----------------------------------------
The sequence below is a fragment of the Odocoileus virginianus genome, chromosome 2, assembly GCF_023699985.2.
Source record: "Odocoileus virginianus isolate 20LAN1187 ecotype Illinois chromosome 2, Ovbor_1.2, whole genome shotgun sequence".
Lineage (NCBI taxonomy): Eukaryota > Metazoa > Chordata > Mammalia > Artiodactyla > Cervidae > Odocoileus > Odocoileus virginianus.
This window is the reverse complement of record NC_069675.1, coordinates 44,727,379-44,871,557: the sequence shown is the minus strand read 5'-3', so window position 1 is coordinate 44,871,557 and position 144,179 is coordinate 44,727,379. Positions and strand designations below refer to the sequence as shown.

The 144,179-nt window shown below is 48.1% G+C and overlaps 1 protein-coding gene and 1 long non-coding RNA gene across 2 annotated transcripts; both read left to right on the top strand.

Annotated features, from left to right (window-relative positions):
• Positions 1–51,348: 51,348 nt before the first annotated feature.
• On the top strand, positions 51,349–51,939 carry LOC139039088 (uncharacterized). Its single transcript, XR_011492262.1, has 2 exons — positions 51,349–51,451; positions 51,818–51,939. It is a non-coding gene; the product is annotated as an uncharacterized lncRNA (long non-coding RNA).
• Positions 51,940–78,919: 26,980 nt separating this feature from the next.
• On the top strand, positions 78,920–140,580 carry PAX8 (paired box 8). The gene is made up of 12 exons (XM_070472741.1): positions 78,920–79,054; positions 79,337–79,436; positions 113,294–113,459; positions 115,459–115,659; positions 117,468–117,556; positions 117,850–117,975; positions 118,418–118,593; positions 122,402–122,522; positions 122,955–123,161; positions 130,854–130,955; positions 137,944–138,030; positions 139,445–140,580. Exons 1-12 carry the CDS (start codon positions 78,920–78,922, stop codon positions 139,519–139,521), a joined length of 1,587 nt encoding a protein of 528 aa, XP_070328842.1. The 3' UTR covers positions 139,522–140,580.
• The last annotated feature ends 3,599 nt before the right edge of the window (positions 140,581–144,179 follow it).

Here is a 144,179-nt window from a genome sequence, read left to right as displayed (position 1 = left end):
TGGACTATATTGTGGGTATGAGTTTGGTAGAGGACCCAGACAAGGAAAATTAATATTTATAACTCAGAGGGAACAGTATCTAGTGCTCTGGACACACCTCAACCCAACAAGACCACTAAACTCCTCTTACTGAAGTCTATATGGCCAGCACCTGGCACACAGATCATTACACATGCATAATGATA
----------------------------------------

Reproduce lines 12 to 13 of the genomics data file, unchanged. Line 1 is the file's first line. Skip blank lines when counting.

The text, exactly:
Here is a 144,179-nt window from a genome sequence, read left to right as displayed (position 1 = left end):
TGGACTATATTGTGGGTATGAGTTTGGTAGAGGACCCAGACAAGGAAAATTAATATTTATAACTCAGAGGGAACAGTATCTAGTGCTCTGGACACACCTCAACCCAACAAGACCACTAAACTCCTCTTACTGAAGTCTATATGGCCAGCACCTGGCACACAGATCATTACACATGCATAATGATA